Marussia Formula One team teetering on bankruptcy
The Marussia Formula One team has posted a loss of $78.2 million (U.S.) for the 2012 calendar year -- having lost some $61 million in the previous season for a combined total of $98 million.
Marussia, which is officially registered as Manor Grand Prix Racing Limited, had a turnover of just $38.3 million, which was up from $37 million in 2011.
In its annual report the team says that the increased loss reflected “further significant investment in people, technology and infrastructure.”
To date, losses have been covered by loans from the shareholders. The report notes that as of April 13 this year “loans, accrued interest and fees of $188.7 million were capitalized. This has improved the group’s balance sheet considerably and makes the company a more attractive prospect to potential investors and sponsors.”
The report adds that “the directors are … confident that the combination of formal shareholder support together with further investment and sponsorship will enable the company to meet its debts for a period of at least 12 months from the date of signing these financial statements.”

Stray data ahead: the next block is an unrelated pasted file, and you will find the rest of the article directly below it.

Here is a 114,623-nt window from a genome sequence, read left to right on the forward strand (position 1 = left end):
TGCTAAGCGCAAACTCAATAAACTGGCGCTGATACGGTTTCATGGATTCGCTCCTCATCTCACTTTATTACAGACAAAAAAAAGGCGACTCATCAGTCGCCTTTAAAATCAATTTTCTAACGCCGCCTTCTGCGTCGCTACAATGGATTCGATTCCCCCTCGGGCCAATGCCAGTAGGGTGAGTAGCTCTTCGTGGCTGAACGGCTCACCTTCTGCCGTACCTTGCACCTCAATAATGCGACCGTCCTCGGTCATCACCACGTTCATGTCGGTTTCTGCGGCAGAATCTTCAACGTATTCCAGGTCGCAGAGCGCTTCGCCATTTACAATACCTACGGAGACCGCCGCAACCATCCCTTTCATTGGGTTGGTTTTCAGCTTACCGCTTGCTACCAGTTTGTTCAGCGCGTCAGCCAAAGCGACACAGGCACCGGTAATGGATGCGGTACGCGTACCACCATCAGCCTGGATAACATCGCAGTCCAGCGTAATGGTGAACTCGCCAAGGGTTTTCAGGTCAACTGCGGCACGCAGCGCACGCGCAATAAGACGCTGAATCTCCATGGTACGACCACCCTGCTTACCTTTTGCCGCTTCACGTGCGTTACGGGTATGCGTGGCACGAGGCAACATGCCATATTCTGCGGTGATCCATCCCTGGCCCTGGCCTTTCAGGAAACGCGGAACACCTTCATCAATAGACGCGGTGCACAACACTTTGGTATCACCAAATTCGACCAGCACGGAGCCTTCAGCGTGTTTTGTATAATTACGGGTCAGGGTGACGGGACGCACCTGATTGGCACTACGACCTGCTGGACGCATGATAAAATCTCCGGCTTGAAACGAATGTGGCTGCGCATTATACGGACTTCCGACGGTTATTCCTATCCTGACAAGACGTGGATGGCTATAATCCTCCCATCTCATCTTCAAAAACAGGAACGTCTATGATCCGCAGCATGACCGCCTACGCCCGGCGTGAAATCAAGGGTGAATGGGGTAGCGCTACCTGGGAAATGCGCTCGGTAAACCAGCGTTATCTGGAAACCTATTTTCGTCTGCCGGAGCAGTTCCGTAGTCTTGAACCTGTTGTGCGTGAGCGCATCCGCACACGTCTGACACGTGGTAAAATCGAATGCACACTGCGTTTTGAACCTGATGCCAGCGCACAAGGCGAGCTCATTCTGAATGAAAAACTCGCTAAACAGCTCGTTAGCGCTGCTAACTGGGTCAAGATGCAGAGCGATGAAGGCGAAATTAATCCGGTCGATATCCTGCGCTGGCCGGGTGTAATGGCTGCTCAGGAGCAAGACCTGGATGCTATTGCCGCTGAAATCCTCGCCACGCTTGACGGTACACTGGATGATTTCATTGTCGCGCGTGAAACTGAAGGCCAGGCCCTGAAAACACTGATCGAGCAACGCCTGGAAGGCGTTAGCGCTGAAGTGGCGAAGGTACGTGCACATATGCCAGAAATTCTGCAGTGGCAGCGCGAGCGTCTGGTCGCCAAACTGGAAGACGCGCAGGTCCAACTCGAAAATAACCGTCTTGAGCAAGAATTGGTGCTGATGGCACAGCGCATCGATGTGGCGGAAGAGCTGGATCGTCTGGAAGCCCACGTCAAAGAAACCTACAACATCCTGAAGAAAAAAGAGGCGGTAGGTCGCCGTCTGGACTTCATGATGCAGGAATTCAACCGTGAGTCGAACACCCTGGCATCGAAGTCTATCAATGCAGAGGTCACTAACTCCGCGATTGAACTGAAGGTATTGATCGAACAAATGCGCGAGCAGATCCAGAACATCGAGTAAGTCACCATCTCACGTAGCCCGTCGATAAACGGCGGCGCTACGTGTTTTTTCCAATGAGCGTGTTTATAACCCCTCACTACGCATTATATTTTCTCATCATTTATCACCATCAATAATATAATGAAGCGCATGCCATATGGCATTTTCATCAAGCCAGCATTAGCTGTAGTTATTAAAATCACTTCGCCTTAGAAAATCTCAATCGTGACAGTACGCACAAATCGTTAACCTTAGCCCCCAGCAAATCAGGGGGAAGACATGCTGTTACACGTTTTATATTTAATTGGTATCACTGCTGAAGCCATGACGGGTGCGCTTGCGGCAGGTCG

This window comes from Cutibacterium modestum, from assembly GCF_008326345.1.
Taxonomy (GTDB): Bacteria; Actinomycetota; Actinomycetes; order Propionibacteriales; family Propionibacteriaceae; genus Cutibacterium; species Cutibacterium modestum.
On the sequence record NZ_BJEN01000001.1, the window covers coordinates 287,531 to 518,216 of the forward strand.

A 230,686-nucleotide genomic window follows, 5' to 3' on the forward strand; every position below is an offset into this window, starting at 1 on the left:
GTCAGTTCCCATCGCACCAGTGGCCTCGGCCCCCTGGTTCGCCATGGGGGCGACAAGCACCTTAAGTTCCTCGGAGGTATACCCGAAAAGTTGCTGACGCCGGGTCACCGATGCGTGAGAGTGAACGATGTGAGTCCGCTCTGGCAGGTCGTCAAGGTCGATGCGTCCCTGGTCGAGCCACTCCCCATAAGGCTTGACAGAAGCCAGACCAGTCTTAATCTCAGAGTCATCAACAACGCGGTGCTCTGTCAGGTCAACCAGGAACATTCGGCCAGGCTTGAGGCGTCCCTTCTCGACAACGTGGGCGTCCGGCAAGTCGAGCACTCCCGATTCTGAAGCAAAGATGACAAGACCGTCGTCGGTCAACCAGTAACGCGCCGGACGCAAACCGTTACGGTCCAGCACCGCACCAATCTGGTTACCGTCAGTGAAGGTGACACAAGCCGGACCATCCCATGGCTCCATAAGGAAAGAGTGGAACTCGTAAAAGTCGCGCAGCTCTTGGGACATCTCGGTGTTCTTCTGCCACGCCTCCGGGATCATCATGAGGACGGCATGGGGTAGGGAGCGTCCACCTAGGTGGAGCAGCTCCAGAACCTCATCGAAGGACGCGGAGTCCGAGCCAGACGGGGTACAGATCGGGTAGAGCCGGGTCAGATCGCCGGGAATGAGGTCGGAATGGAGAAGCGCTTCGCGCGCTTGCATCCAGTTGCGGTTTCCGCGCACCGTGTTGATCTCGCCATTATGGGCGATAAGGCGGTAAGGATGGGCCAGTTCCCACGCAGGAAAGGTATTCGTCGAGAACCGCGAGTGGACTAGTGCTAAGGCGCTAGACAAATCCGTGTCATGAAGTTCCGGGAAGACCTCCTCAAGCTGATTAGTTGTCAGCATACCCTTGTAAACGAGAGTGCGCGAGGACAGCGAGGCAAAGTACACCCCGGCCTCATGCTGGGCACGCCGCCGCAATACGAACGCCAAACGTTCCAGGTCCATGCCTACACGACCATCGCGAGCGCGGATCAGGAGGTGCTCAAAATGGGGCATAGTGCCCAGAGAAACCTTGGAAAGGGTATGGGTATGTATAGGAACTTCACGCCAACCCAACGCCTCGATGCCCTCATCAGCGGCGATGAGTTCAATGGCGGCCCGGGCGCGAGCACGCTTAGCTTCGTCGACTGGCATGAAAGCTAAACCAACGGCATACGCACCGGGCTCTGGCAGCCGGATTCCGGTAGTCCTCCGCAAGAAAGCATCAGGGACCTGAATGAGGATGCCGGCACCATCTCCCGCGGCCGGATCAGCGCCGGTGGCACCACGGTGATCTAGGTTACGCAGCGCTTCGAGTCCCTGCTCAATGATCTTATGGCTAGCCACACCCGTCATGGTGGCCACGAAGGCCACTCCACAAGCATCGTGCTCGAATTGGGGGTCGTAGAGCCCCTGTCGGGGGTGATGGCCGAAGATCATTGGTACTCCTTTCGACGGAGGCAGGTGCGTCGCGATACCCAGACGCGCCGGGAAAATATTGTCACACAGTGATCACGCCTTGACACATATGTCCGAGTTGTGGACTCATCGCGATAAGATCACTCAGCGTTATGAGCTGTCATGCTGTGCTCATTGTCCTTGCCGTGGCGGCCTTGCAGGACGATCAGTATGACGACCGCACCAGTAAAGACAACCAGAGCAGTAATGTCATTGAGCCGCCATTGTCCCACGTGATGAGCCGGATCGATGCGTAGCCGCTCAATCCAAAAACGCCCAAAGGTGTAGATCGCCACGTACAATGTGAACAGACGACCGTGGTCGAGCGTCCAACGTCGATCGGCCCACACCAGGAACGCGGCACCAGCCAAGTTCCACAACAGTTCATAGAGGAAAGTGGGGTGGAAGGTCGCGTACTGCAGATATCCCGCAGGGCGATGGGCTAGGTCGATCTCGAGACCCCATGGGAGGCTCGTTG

The team management insists that the future is brighter.
“Because of the way we structured the business in the year ending 2012, a lot of money from our major shareholder and sponsor Marussia went in as loans,” CEO Graeme Lowdon told Autoweek. “Post balance-sheet date, nearly $190 million of those loans were subsequently capitalized -- which means that instead of that sitting on your balance sheet as a debt owed back to Marussia, it’s turned into share capital.
“It looks as if we have a lot of debt, but a significant proportion of that debt has now been removed. Money that is now coming in from Marussia is coming in as sponsorship instead of loans.
“If you look at Red Bull, nearly $135.8 million a year comes in from their parent company by means of sponsorship instead of loans. If you were to remove that element from their accounts, they would go from a nominal profit to an enormous loss.”
Meanwhile, Lowdon says that the team is hoping to finally secure a Concorde deal with Bernie Ecclestone. “You could argue that it’s been highly detrimental to our business,” he said. “We would hope that we would reach some form of agreement so that we’re on a level playing field with the other participants.” AutoWeek